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Lilly shares primed for rebound?: Stock analysts say 2006 may yield a rise in price out of the $50 range

February 27, 2006

Higher new-product sales, an influx of Medicare money, and improved market conditions might be just what the doctor ordered to bump Eli Lilly and Co. stock out of the funk it settled into last spring.

However, as the Indianapolis company strives to meet 2006 earnings projections, analysts still see plenty to fret about, including declining sales of the company's top-selling drug, the antipsychotic Zyprexa.

Lilly shares dipped below $60 last May and spent the rest of 2005 oscillating beneath that price. They even descended below $50 briefly in November, a far cry from the $76.26 they fetched in May 2004.

The stock on Feb. 21 closed at $55.50-a bargain, according to analyst Douglas A. Christopher.

"We think the shares should be trading in the $60 area now," said Christopher, with Los Angeles-based Crowell Weedon & Co. "They've got a good, stable portfolio serving vital markets, and they've got a strong financial situation."

The company has no drug nearing patent expiration, unlike rivals Pfizer Inc. and Merck & Co. Christopher also noted Lilly maintains a strong balance sheet.

The Indianapolis company reported 2005 profit of $2 billion, a 9-percent increase from a year earlier. Earnings per share were $2.87. In December, Lilly forecast earnings per share will rise this year to $3.10 to $3.20, spurred by an increase in new-product sales.

Christopher also cites the Lilly pipeline-which produced nine new products in four years-as another positive.

"The company has been delivering on what they said they'd deliver," he said. "The stock has, I think, very low risk."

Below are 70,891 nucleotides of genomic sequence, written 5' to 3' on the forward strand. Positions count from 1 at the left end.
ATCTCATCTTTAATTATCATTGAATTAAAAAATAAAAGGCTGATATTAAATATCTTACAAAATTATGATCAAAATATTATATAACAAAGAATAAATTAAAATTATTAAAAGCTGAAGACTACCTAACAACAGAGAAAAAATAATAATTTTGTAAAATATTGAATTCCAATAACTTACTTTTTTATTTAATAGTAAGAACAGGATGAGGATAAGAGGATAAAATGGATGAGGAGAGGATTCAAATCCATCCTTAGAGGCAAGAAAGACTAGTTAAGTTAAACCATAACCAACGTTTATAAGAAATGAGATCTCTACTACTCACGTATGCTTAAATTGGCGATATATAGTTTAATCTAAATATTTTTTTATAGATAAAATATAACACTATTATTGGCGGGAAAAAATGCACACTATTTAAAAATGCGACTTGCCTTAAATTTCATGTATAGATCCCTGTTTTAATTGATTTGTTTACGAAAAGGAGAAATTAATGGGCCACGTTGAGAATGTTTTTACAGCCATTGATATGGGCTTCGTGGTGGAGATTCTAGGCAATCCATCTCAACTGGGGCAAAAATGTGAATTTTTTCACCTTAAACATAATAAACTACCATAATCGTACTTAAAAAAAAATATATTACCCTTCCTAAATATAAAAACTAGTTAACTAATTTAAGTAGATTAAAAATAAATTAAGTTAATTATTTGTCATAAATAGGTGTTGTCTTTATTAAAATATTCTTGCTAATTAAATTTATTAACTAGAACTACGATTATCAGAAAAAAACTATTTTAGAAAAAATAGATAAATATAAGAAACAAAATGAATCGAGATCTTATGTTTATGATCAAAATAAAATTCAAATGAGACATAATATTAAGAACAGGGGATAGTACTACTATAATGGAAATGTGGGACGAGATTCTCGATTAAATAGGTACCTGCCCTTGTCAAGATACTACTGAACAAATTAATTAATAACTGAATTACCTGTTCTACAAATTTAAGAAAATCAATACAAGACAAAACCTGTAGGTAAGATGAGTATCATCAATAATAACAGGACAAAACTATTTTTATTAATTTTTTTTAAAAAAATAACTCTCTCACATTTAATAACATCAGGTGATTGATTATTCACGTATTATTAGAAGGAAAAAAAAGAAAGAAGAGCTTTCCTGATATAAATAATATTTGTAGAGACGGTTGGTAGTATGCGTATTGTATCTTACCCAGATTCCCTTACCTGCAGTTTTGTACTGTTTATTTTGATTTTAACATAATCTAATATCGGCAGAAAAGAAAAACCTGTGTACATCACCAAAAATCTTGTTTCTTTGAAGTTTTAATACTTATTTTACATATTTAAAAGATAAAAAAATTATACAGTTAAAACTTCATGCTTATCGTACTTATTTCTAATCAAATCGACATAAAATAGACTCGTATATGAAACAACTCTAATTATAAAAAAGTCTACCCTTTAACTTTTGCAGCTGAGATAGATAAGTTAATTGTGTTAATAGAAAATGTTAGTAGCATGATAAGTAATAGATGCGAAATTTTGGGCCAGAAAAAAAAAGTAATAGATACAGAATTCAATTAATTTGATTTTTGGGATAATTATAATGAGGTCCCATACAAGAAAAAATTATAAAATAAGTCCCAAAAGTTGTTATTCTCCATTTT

Lilly also should benefit this year from developments in Washington. The new Medicare prescription-drug benefit should fuel sales, said Tony Butler, an analyst for New York-based Lehman Brothers Inc.

As a result of the program, Lilly will now receive government reimbursement for some drugs, like the osteoporosis treatment Forteo, that it used to dole out to seniors free under its Lilly Answers program.

Drug companies also should get a lift as some patients eligible for both Medicaid and Medicare switch to the latter government program, which provides better reimbursement.

"I think, given a reasonably ebullient market, Lilly can creep over the $60 level," Butler said.

The strength of the overall market this year will be a key variable, analysts say. Butler noted that Lilly shares "won't behave in a vacuum," and drug stocks have been stuck in a trough they may not escape until 2007.

Numerous issues have weighed down drug-stock prices in recent years, including patent challenges and government investigations into drug safety. At the same time, many drugmakers' new-product pipelines have yielded disappointing results.

However, better times may lie ahead, according to Herman Saftlas, an analyst for New York-based Standard & Poor's. He recently upgraded his big pharmaceutical group outlook to positive from neutral.

Saftlas said in a Feb. 13 report that he expects a modest increase in industry profit.

Not everyone shares his sunny outlook.

Lilly last year had sales of $14.6 billion, a 6-percent increase from a year earlier. That revenue growth was "weaker than expected," Jami Rubin, a New York-based analyst for Morgan Stanley, said in a Jan. 26 report.

Jon LeCroy, a New York-based analyst for Natexis Bleichroeder Inc., said in a Jan. 26 report that the fair value of Lilly stock over the next 12 months is only $51. He thinks the company has a weak pipeline, with only two product launches likely over the next four years.

Sluggish sales for established drugs like Zyprexa and the ADHD treatment Strattera will offset sales increases from newer products this year, according to David Moskowitz, an analyst for Arlington, Va.-based Friedman Billings Ramsey.

Zyprexa sales shrank 5 percent in 2005, and Strattera dropped 17 percent.

Declines like those will blunt gains from newer products like the antidepressant Cymbalta, leading to "growth rates that do not justify a higher valuation," Moskowitz wrote in a Jan. 27 report.
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